Did you give some thought yesterday to who your friends are and what skills they have?  Are they doctors, lawyers, blacksmith, veterinarian, pharmacist, construction workers, etc?  How about yourself?  What skills do you have?  What skills can you teach, barter, or sell if had to?  Let’s look at several more primitive skills.  Do you have any of these?  Do your friends?  Some of these may look a little extreme, but please stop and think about each one for a moment because in a post SHTF or TEOTWAWKI world some of these may be the most basic of needs:

  • Shoemaking – All but a lost art.  Even here in NJ, I know of only one or two shoe repair shops, and the proprietors are elderly at best.
  • Thread, String, Yarn Spinning, Weaving – Clothing and cover are basic necessities.  In a post SHTF situation clothing may be at a premium, and the ability to make your own clothing will be a sought after skill.
  • Blacksmithing and Gunsmith – Today we go into a store, buy a knife or guy a gun.  What happens if the SHTF, and you can no longer go into the store and buy what you need?  Do you know how to reload your rounds, fix your guns if something severe happens to it, or forge a knife?  Honestly, I do not.  Where I live in NJ now, I would not even know who to go to.
  • Butchering – This is one of my biggest arguments about today’s generation of consumers.  Today we just go to the grocery store, buy chicken, turkey, beef, etc., and the kids think this is where all food comes from without understanding the circle of life that we need to survive.  If you had to hunt for your food, could you butcher a deer, bear, or other animal to preserve and feed your family?

This is just a VERY short list of skills.  Even if you are well versed in all of the above, hypothetically, could you tan leather if you had to?  Even if you are well versed in all of the above, do you have the resources and inventory to perform all of the above?  I am going to go out on a limb and say probably not.  I don’t.  I don’t stock enough cotton in my apartment to spin thread to weave a shirt, that’s for sure.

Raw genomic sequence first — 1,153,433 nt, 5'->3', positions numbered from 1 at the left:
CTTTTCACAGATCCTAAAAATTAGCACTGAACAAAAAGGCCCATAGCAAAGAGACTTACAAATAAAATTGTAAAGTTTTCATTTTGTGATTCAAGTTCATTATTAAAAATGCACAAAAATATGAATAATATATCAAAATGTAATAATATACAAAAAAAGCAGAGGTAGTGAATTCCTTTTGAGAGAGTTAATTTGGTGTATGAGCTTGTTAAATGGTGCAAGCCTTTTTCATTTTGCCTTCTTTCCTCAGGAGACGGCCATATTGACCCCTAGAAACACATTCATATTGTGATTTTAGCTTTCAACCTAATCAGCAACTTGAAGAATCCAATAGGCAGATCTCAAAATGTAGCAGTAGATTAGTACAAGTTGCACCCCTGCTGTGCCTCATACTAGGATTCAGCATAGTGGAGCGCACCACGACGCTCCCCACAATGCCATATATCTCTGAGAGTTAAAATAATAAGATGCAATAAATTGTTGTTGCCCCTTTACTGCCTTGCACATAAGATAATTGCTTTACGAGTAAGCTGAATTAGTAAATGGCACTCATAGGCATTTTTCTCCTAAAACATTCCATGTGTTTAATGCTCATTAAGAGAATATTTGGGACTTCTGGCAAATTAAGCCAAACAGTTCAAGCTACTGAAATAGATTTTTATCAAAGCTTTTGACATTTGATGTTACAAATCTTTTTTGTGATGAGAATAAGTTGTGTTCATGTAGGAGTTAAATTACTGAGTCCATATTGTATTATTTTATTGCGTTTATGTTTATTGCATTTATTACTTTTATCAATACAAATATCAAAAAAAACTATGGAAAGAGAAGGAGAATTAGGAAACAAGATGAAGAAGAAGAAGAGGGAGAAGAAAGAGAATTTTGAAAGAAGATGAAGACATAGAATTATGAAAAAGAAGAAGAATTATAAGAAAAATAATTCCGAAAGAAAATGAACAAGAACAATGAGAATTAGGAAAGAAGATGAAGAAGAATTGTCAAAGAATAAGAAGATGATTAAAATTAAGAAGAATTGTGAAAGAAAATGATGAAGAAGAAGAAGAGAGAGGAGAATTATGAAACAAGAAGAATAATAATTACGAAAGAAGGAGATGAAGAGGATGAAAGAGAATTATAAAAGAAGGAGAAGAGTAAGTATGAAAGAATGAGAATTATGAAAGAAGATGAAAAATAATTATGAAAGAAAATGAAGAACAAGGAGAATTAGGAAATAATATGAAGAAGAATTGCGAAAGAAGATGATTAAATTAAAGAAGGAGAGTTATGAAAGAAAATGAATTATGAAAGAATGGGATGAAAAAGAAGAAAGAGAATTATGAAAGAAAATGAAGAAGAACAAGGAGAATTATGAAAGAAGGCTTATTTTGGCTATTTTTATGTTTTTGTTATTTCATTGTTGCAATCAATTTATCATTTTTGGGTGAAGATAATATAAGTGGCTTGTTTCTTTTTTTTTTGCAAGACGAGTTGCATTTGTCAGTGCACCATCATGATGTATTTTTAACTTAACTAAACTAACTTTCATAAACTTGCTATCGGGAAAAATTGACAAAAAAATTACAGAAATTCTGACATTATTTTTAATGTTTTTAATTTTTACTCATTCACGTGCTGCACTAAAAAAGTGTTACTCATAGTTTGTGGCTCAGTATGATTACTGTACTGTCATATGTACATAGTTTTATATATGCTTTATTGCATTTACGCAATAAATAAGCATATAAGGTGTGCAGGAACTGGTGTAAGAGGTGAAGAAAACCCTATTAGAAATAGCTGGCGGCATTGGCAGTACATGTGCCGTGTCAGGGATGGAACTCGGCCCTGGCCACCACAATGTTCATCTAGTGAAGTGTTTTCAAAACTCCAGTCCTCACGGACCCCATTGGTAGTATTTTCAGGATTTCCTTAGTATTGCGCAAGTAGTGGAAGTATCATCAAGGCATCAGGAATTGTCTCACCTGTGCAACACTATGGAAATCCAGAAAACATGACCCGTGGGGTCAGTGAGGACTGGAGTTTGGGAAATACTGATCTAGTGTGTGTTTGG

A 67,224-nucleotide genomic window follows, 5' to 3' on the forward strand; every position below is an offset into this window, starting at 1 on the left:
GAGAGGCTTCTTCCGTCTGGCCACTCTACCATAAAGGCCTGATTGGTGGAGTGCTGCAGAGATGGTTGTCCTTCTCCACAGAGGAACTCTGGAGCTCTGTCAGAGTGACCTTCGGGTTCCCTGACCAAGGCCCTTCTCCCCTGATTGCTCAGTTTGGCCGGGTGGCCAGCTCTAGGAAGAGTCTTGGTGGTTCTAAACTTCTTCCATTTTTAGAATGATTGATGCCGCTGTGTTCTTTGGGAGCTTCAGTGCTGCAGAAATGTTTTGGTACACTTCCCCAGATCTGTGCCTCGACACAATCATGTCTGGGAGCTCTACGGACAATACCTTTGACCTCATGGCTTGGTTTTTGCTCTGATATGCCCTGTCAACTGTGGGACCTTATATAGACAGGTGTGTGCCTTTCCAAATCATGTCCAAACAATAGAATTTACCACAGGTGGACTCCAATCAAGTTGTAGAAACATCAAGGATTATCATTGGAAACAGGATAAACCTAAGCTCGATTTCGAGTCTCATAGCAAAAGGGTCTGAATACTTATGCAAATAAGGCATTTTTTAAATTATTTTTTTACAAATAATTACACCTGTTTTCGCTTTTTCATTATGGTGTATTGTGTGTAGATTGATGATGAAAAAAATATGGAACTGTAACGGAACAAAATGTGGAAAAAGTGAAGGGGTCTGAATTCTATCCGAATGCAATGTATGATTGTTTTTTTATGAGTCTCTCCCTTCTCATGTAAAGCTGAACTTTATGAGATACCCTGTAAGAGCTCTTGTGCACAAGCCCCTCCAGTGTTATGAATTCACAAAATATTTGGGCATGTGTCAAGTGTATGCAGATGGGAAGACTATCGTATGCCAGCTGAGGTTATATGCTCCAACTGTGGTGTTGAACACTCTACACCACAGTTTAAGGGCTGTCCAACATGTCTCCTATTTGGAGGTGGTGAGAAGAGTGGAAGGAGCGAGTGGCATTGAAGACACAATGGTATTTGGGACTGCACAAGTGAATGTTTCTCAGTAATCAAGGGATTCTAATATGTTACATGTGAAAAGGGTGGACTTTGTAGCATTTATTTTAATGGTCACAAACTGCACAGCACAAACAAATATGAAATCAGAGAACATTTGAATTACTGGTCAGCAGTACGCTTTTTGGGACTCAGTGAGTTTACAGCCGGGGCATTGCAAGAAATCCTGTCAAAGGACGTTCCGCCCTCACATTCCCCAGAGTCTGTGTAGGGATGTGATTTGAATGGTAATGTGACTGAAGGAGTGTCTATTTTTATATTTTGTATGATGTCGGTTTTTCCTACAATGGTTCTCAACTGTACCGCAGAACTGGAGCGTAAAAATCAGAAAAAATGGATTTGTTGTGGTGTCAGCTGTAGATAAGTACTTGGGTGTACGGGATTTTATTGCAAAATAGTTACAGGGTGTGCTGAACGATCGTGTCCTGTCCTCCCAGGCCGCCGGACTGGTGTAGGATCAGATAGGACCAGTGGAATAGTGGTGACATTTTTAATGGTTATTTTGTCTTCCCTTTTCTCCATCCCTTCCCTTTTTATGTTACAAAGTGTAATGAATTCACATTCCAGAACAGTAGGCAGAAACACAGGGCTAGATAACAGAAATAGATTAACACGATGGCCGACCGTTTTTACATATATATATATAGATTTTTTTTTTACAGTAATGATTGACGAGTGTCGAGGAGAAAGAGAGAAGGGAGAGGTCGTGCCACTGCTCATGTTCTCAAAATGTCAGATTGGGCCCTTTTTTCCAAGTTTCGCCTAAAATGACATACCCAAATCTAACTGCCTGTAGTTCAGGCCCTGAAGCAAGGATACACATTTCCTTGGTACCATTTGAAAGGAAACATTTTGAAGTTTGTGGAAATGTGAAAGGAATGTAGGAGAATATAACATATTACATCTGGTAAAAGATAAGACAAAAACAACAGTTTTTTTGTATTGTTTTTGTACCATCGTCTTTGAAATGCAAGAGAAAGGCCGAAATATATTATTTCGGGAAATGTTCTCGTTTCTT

In the technology business, I routinely use the statement; “If you cannot build it faster, better, or cheaper, outsource it.”  It is not mine, it is my friend Doug’s and I have adopted it.  However, it applies to looking to your friends and family for the additional skill-sets you do not have or do not have and want to acquire and/or learn.

Now, over 20 years ago, I met and befriended a gentleman that told me that if I were to get into sales, that I needed to specialize in something to be successful.  I was young, and I wanted to learn everything.  However, in hindsight, Cam, the owner of a Xerox authorized sales agent, was absolutely right.  Specializing makes you more valuable.  You cannot be all things to all people.  It is impossible.  By specializing you become more valuable in the area of need at the time your customer or prospect needs it.  How does this apply to survival?  Well, I think that it is good to have a handle on as many skills as you can to minimize outsourcing.  Outsourcing a lot will deplete your resources if you are bartering more quickly than you would want them to.  By specializing in something, you will make yourself more valuable to those that need your products or services.

To illustrate think of the spaghetti westerns of the 60’s or 70’s.  You rolled into the small western town in AZ, and there was the saloon, blacksmith, grain store, etc.  Everyone had their specialty and you certainly didn’t go to the general store to have your horse’s shoes tacked on.

Today’s assignment, think about what skills you have that you could hone and specialize in if the SHTF, and you needed to market yourself.  What skills could you learn that compliment your friends skills that you identified in part one of this series.

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We’re a group of suburban preppers in the Northeast and live in the NYC suburbs that write The Suburban Survival Blog to talk about preparedness and self-reliance out there to help others prepare for what could be an uncertain future due to economic, weather, and other reasons.